How to Install a UPS System Properly – Three Must-Do Steps
Organizations rely more heavily on reliable power systems than ever before. Selecting and installing a UPS system is a project that can be costly, but also carries significant risks if improperly installed. In order to avoid those risks, we have provided the three must-do steps to installing a UPS system properly.
1. CHOOSING THE RIGHT COMPANY:
There are several factors to consider when it comes to commissioning a new UPS unit. However, the most important decision you can make is partnering with a true consultative resource that makes a concerted effort to guide you through the entire decision making process.
The process isn’t simply the procurement of a new piece of equipment, it is the installation of a specialized system that must be integrated seamlessly along with your specific needs and expectations. A thorough and extensive plan on the front end should lead to a smooth installation, startup and life-cycle of your new UPS unit.
2. DECIDING WHICH UPS IS RIGHT FOR YOU
What type of UPS do you need? When considering an installation project, we look at the following factors when advising which UPS is right for you:
WHAT LOADS WILL THE UPS BE PROTECTING? WHAT IS THE ULTIMATE GOAL AND MISSION FOR YOUR NEW UPS UNIT?
- What exactly will the UPS be protecting? Servers, medical equipment, manufacturing equipment, telephony, etc? It’s important to first understand what your needs are before deciding what UPS is best for your specific needs.
- What is your runtime requirement?
- Will your organization experience load growth or significant reduction in the next few years?
HOW STABLE IS YOUR UTILITY PROVIDER?
- Not all UPS systems are designed equally. Some UPS systems are designed for installation in harsh environments and have a wider tolerance for input transients and power issues. This can be especially important when looking at the total life-cycle cost of your UPS and batteries.
WHAT DOES DOWNTIME MEAN TO YOU?
- For some installations, a single UPS or single pathway is acceptable for equipment loads, for other installations, full redundant electrical paths are key to improving uptime requirements. UPS redundancy is critical in many UPS Turnkey installations, but it is also based on the cost of downtime in your organization. Utilize our cost of downtime calculator to do a quick estimate of monetary value assigned to your particular needs – Calculate Your Cost of Downtime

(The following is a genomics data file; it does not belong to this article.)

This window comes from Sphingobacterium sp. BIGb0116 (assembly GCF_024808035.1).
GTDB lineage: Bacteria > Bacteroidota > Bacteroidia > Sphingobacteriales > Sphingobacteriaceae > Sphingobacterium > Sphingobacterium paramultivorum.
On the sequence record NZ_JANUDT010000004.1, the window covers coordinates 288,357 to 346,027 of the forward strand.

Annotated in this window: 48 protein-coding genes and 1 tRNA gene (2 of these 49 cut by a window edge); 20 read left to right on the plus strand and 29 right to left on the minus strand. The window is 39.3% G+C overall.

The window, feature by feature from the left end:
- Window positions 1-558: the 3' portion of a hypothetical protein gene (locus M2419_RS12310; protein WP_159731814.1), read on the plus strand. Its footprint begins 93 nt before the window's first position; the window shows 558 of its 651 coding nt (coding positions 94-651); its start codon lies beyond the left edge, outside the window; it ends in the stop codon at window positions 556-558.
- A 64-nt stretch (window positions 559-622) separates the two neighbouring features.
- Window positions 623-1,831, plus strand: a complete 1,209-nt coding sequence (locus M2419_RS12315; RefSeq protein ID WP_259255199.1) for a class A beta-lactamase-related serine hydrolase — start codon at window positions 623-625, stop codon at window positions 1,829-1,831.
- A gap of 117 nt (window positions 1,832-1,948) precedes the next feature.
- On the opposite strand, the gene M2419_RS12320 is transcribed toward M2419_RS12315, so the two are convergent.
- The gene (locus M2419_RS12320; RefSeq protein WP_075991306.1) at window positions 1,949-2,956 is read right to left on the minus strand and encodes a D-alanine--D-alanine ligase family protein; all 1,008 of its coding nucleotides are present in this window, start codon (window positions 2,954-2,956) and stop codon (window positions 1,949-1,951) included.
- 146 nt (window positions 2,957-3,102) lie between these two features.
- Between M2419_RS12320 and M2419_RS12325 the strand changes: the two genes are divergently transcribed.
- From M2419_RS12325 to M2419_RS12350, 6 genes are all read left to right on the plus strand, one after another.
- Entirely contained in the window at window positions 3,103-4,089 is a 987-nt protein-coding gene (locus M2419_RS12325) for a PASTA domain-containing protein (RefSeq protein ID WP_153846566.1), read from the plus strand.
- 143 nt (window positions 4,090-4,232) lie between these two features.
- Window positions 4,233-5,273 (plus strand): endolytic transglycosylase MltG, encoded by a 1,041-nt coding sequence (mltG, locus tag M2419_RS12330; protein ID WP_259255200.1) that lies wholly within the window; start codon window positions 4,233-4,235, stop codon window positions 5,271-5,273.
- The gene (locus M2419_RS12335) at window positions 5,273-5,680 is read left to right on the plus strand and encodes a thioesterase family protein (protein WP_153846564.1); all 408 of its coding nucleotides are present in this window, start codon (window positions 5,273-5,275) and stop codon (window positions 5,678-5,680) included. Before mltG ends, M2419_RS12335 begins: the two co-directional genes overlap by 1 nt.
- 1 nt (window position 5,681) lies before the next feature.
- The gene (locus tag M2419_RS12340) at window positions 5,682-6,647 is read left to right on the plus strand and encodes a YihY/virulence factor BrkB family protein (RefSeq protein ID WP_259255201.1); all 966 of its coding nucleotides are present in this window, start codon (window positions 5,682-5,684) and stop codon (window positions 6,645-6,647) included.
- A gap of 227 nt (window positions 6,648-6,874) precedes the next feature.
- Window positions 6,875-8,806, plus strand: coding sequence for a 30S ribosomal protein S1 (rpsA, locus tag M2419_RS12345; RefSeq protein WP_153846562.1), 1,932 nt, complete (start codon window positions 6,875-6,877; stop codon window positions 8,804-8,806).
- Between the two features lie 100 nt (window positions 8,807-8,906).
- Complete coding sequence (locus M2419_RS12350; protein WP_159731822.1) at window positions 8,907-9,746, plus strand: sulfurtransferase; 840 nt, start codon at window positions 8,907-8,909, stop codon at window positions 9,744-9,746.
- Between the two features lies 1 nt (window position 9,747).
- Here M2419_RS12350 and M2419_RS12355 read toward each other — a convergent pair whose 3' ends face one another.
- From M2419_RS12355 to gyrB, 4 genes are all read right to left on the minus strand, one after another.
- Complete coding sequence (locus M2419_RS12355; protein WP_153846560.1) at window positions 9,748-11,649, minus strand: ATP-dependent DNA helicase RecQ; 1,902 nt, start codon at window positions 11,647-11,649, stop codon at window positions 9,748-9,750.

3. INSTALLING THE UPS SYSTEM
Before the installing occurs, an extensive Site Survey may need to be performed. It is imperative to select the best location and design for your UPS system prior to install. Make sure to see our location guide for further details. Once that is complete, put together a plan to install, startup and educate necessary employees on different aspects of the system.
Organizations today are more dynamic than ever. Scalable, modular systems may help your organization control power capacity and cost based on growth in your load demand. However, a more robust, single module system may be better for your load profile. The experts at QPS can help guide you through this decision!
Once the UPS system has been selected, the real work begins. Proper project management and commissioning is key to a successful installation. During a new or replacement project, ensuring that all the appropriate stakeholders are involved is crucial. Schedule a pre-project kickoff meeting to understand what department might be affected by the work. Once this is established, work with your QPS project manager to discuss some of the following items:
- Project Timeline
- Delivery / Rigging
- Required Power Outage (if applicable)
- Risks associated with project
Lastly, one of the most important pieces of commissioning is to test your critical power system. To do this, simulate a power outage under controlled circumstances. Make sure you have complete faith in the system and that the installation functions properly. Each project should have a commissioning plan, so talk with your team and make sure you understand the requirements needed for your specific equipment.
Most UPS systems come with a limited factory warranty, however most warranties do not include routine PM inspections. It is imperative to have a plan for service during warranty and once that warranty expires. Similar to a car’s engine, a UPS system needs regular maintenance at regular intervals. Proper preventative maintenance along with replacing batteries, capacitors and fans is a crucial step to protecting your investment.